Sometimes it is hard to see the forest for the trees, so it’s good to be reminded that another spiritual blessing is that of forgiveness. The Greek word for forgiveness - in this place - means “to cancel, remit, or pardon, as with a loan or debt.” When God forgives, God cancels our obligation to make those old-system sacrifices. We are freed of any guilt or punishment because we live under the new-system of love and grace. Praise be.
When you look up a word on Google, it gives a very brief definition, the origin of the word and how much the word has been used over time - I believe from usage in books. It’s really interesting that forgiveness usage reached its height in about 1825, and started to decline until it’s lowest points in 1939 and again in 1972. Forgiveness has become more popular until the chart ends in 2007, but it will be interesting to see how the graph continues. Perhaps as we remember God’s forgiveness of us, we might be more forgiving of those that get under our saddles. Praise be.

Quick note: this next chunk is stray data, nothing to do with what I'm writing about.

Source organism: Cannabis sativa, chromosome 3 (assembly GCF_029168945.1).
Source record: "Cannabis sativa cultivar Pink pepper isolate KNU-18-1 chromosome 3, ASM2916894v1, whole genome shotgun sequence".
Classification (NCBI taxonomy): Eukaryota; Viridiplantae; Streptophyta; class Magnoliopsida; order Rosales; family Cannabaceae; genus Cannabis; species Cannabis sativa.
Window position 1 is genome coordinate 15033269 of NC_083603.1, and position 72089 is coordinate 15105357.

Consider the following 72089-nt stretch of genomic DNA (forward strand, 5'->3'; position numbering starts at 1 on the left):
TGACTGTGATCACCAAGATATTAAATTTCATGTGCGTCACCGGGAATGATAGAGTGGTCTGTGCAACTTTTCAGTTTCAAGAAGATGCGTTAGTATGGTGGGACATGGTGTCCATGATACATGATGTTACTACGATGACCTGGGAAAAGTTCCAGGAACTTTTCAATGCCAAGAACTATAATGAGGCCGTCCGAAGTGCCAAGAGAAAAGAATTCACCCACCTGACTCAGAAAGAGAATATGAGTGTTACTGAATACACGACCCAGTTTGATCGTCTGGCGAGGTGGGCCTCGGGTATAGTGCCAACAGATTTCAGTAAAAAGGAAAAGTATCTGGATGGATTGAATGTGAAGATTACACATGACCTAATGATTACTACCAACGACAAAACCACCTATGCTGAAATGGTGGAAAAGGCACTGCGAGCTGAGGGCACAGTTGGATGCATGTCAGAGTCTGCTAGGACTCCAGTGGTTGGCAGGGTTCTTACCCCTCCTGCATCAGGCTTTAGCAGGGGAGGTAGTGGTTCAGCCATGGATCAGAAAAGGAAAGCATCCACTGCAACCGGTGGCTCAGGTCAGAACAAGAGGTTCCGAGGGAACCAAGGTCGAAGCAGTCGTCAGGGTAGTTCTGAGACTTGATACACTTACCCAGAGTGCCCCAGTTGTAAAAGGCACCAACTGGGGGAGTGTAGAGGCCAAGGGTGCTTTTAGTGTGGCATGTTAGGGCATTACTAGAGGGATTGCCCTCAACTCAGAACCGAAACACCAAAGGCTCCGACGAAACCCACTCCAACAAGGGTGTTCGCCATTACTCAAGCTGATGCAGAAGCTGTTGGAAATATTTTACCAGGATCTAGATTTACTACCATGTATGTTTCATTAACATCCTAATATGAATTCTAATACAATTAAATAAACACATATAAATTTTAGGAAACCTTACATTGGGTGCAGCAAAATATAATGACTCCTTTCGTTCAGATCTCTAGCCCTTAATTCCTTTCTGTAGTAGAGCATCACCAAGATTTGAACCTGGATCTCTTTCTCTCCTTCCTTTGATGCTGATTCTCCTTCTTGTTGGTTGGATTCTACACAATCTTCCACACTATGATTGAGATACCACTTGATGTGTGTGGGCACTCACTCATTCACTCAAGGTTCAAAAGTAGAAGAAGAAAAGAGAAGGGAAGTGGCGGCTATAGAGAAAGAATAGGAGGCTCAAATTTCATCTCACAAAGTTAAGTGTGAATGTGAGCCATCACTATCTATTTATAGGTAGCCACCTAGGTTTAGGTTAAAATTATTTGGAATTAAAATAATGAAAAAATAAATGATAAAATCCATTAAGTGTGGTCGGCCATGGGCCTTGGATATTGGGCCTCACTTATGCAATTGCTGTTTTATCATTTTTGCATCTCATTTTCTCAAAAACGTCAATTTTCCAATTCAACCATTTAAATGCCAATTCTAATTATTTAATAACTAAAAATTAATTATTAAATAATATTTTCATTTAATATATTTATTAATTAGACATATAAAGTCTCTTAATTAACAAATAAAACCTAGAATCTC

We could go on and on with the spiritual blessings from this passage, but that list is nothing if it isn’t practical. Stan Mast, from Calvin Seminary, made a really interesting comment. He said, “Life is not first of all about attaining our happiness, but about arriving at the holiness for which God has chosen us in Christ.” “Life is not first of all about attaining our happiness, but about arriving at the holiness for which God has chosen us in Christ.”
Living this life that we have is so full of great things to see and smell and hear and sometimes, we really are like children chasing after a loose balloon, oblivious to where we are going or even the very ground under us. Living this life doesn’t make us bad or wretched - just human. So we come back to the place where we are reminded that what we do is about arriving at the holiness for which Christ has chosen us. If we don’t make it a priority on our lives, then it’s like getting pieces of the best chocolate chip cookie ever - rather than the whole cookie.